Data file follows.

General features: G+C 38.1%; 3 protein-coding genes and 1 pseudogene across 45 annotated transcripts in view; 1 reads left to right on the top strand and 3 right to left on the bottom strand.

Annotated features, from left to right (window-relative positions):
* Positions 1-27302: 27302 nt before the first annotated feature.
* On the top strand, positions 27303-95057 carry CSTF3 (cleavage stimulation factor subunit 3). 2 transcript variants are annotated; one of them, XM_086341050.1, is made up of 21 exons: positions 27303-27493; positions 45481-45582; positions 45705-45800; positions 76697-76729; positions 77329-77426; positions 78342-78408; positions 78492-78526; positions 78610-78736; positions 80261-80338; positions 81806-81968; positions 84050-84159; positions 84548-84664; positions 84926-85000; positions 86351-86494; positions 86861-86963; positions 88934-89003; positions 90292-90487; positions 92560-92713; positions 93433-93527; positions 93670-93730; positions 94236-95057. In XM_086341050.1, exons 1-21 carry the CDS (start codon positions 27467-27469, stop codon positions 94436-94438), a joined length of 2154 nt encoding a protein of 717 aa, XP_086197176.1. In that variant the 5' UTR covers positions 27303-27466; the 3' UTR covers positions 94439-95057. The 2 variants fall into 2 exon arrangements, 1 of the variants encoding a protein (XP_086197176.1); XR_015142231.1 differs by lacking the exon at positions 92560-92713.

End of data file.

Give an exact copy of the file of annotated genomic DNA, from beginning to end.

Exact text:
General features: G+C 38.1%; 3 protein-coding genes and 1 pseudogene across 45 annotated transcripts in view; 1 reads left to right on the top strand and 3 right to left on the bottom strand.

Annotated features, from left to right (window-relative positions):
* Positions 1-27302: 27302 nt before the first annotated feature.
* On the top strand, positions 27303-95057 carry CSTF3 (cleavage stimulation factor subunit 3). 2 transcript variants are annotated; one of them, XM_086341050.1, is made up of 21 exons: positions 27303-27493; positions 45481-45582; positions 45705-45800; positions 76697-76729; positions 77329-77426; positions 78342-78408; positions 78492-78526; positions 78610-78736; positions 80261-80338; positions 81806-81968; positions 84050-84159; positions 84548-84664; positions 84926-85000; positions 86351-86494; positions 86861-86963; positions 88934-89003; positions 90292-90487; positions 92560-92713; positions 93433-93527; positions 93670-93730; positions 94236-95057. In XM_086341050.1, exons 1-21 carry the CDS (start codon positions 27467-27469, stop codon positions 94436-94438), a joined length of 2154 nt encoding a protein of 717 aa, XP_086197176.1. In that variant the 5' UTR covers positions 27303-27466; the 3' UTR covers positions 94439-95057. The 2 variants fall into 2 exon arrangements, 1 of the variants encoding a protein (XP_086197176.1); XR_015142231.1 differs by lacking the exon at positions 92560-92713.